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Oprah's rise in America

It’s time to take another look at Oprah Winfrey. Her rise to power and maintenance of it are instructive in what it means to be an American and what it means to succeed and survive here.

When she retired from her phenomenally successful talk show seven years ago, I doubt anyone thought that would be the last time we would see her. How could a multi-billionaire talk show host remain silent or become invisible? Since leaving her show, in fact, Ms. Winfrey has founded a cable network to go with the magazine she had already published, engaged in celebrity interviews and worked as a special correspondent for “60 Minutes.”

Throughout all of these events and activities, Ms. Winfrey has been generally subtle, as much as a billionaire can be. She has not flaunted her wealth and fame, as some wealthy people can, and she has always appeared generous and grateful for what she has.

But a few months ago, there were rumblings that she might run for president in 2020. At last notice, she denied such intent, though she seems to have backers if she needs them — and even her denials have been suspect. In very recent interviews, she has suggested that she could be convinced to run by nothing short of a sign from God.

In a new film — “A Wrinkle in Time," which opened nationally last week — she portrays nothing short of a goddess herself, a celestial being imbued with supernatural power.

I have found myself awestruck at Oprah Winfrey’s mind-boggling rise to power over the years. At 64, she has gone from a poor little African American girl from the segregated American South, to the richest black person in America, according to Forbes. But how was she able to do this, why has she been the only person like her to achieve such heights, what can the rest of us learn from her, and what is in her future?

The answers to these questions will help us to better understand our country and even ourselves.

Ms. Winfrey appears to have benefited from both the civil and women’s rights movements in her rise to fame and success. Also, Oprah is very good at relating to and empathizing with others, regardless of race and background. She made a living at understanding the universal human condition, as she sees it.

Moreover, in a country with a difficult racial past, Oprah negotiates race well in general, and she is a professional talker. She made a living as talker, and people of all races tuned in to hear what she had to say, about virtually anything, for decades.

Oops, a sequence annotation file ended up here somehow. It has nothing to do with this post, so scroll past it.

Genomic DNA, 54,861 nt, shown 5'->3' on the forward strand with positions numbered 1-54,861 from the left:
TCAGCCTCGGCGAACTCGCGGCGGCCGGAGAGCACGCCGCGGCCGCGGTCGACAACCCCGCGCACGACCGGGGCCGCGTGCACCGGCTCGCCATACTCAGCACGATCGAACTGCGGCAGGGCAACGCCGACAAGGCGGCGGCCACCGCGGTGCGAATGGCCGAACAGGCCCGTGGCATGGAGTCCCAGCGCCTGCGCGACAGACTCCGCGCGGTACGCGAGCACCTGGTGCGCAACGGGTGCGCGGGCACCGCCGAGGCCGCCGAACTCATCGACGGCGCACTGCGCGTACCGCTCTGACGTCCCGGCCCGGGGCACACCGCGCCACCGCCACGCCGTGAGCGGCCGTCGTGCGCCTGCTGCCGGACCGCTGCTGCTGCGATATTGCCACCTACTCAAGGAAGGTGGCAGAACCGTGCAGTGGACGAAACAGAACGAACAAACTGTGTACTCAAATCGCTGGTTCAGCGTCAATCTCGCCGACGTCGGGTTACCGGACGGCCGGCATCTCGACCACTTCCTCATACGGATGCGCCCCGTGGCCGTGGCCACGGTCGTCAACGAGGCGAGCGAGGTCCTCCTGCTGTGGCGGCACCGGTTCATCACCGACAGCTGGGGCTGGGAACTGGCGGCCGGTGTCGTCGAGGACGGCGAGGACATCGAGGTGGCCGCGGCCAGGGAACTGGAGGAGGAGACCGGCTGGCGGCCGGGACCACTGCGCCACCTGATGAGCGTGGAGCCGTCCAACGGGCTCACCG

She also gives people what they want, making her appear generous. This was evidenced by the famous gift giveaways to the studio audiences of her talk shows. In some cases, she would give away brand new cars to audience members. How could this not add to her likability and trustworthiness?

The secret of her success in a nutshell comes down to her — her skills and abilities. But American society has also played a role: the same American society that propelled Barack Obama to the presidency, that same society says that it will allow black people to succeed astronomically — if only individually. (Oprah, incidentally, first endorsed Barack Obama as president in 2006, before he even announced his candidacy, and he was her first political endorsement.)

What that means is that at no time in America can we expect to see a dozen Oprah Winfreys and a dozen Barack Obamas on the national stage at one time. That would be too much for the country to handle. But where does that leave Ms. Winfrey, with regard to her future, and where does that leave those of us who observe her life as instructive in some way?

I don't know. All we can do is watch and wait as Winfrey’s own wrinkle in time unfolds.

Michael Cromwell (mchlcrom@yahoo.com) is an English teacher and lives in Owings Mills.

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